Steve: 20:29 Great. Great. I’m wondering if any of you or all of you would chime in a little bit about grading and I did go on and took my personal look at your reporting process that you have online. But how do you tackle the whole grading question?

Brian: 20:48 Well, grading is about what students learn, what they earn. So I’ll say that upfront. It’s not a point to the accrual system. It’s not a system where kids can just look for opportunities to play the game of school and decide which points are going to be easiest to earn. It’s not a game where we average lots of things together and have averages upon averages to get more averages to somehow end up with some kind of a composite score that’s supposed to tell us to what degree a student has learned something. So this goes all the way back to being deliberate about learning and reporting on learning. So we try to be as deliberate as we can. Our grades are focused on what it is students know and are able to do and to what degree they are – what depth they’ve learned something.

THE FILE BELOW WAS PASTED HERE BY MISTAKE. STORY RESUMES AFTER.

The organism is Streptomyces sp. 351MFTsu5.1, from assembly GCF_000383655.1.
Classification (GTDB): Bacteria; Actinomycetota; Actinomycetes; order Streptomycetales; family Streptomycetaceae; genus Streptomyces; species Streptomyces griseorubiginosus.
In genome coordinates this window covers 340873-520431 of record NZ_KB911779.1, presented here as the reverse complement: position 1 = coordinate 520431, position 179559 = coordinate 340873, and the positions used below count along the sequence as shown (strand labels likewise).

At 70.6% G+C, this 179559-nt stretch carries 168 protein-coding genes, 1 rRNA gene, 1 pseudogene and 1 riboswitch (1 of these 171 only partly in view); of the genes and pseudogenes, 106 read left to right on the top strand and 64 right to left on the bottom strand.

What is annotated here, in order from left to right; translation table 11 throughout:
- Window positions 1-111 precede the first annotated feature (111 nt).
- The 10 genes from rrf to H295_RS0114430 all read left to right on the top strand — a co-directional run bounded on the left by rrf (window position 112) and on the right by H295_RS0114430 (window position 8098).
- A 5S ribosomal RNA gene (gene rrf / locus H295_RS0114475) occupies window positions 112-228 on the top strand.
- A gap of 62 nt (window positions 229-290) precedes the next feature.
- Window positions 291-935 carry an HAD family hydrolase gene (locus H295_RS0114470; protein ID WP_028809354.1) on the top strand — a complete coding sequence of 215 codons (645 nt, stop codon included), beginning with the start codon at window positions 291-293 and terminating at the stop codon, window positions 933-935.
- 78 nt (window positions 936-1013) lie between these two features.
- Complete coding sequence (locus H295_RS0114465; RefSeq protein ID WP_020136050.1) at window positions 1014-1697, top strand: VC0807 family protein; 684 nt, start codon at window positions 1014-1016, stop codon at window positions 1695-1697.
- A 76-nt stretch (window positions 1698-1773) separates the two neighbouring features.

Brian: 21:46 So our teachers have assessments, those are tied to competencies. They’re always tied to rubrics. We grade on a rubric scale. It’s a four-point scale. There is no such way that a student can earn a 3.2 on an assignment because we don’t have a distinction for what evidence we would be looking for to award a grade of 3.2. So students get fours, threes, twos, ones because that’s how our rubrics are developed. They get grades for every course by competencies, so we can see which competencies they’re proficient in and which ones they’re not. We do an overall course grade reluctantly at the end of a course, simply so that we can do a very traditional class rank GPA calculation that some colleges and universities and scholarship committees are still looking for. But I can tell you that that’s less and less every year. You know, we take advantage of progressive grading, reformed strategies that make sense for kids like reassessment for example. Grading is not about behavior. So if it takes students longer or shorter to learn something, they shouldn’t be penalized in any way for that. It’s about the process. It’s about refinement. What am I missing? I’m giving you the general things. Of course, it gets specific with the different content areas.